The other thing that has changed very much since my early childhood riding days (NOT 70 years ago!) is the type of horse we see today in the dressage world. It really is fascinating to me that theoretically, you could still plug a great eventer from the 1970s into today’s 4* competitions and you wouldn’t even look funny (in fact you could win!). Yet try riding around even a regional dressage show here on something born in the 1970s (or 80s). My first horse at home was a somewhat stiff little mare that had a heart of gold and could run and jump very well. But because you don’t get to do all the fun stuff without a proper foundation, my parents would make me and my sisters show regular dressage on her too. It wasn’t fun, but we learned a lot. More to the point, the horse had a decent shot at doing well when ridden correctly. She didn’t trot for a 10 (mostly not even for a 7), but she had other qualities that helped us go home with the one or other ribbon. Today? No more.And the Bundeschampionate is a great place to understand what horse breeding is evolving into.

Candy Shop

So by sheer coincidence I find myself sitting outside the ring of the 4-year old finals (mares and gelding). I have American friends with me and we really only wanted to have a conversation, but ended up right outside of E, not the main stands, truly on eye level with the horses. A great spot.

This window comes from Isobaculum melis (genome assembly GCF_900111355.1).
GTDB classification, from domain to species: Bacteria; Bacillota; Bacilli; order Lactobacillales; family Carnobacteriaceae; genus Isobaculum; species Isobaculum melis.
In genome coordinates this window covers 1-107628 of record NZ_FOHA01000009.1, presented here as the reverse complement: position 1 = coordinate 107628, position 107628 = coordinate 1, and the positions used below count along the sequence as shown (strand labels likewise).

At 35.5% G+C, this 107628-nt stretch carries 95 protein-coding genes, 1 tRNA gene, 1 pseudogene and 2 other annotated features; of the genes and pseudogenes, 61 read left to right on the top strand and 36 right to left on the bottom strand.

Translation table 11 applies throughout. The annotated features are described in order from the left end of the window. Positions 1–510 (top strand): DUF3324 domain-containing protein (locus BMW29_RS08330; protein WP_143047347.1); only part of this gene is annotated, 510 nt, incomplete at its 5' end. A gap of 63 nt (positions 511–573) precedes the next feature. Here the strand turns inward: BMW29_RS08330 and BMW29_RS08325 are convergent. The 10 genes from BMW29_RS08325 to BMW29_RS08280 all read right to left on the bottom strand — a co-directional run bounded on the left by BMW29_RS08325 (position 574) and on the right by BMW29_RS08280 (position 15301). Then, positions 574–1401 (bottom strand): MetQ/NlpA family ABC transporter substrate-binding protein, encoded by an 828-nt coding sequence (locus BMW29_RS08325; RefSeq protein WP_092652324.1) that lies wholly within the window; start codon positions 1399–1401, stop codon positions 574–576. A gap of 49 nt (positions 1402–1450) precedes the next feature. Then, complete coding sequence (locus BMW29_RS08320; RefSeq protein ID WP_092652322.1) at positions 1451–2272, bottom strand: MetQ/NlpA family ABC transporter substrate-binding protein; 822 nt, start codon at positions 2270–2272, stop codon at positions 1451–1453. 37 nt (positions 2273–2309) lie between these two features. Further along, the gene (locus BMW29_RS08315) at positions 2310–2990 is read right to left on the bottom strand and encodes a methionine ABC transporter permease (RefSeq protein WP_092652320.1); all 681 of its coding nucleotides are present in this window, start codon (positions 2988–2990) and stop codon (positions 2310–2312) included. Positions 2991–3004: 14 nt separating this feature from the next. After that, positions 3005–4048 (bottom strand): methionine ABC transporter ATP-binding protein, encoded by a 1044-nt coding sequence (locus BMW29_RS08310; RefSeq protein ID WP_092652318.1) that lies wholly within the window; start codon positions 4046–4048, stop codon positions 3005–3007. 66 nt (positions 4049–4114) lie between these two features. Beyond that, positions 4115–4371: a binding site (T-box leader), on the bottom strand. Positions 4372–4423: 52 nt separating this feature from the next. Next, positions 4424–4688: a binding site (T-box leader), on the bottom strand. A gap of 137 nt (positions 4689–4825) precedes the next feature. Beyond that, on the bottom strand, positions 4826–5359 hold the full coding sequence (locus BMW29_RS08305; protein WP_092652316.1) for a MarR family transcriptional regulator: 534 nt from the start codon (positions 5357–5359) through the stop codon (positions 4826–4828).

In come three finalists that very nicely displayed the three types of horses we so often see today. One was the lovely Rhinelander gelding Discover (by Don Frederic – Ferragamo) with Sina Aringer, accompanied by the powerhouse mare Feel Free OLD (by Foundation – Sandro Hit) with Anja Engelbart and finally the elegant Candy OLD (by Sir Donnerhall I – Fürst Heinrich) with Hermann Gerdes. The phenotypes ranged from settled dressage type with incredible ability to collect (Discover), energetic bunny ready to jump out of her skin (Feel Free OLD), to elegance and light-footedness with power (Candy OLD). That in itself was great to watch.

My eventing friend and I immediately were drawn to Candy, contemplating she might be so much happier galloping around cross country. She really has the body type for that sport and well, we also have to ride dressage on day 1 and sitting on THAT might make even Bettina Hoy’s head spin. Speaking of which – she was one of the two test riders in that final. What a great choice!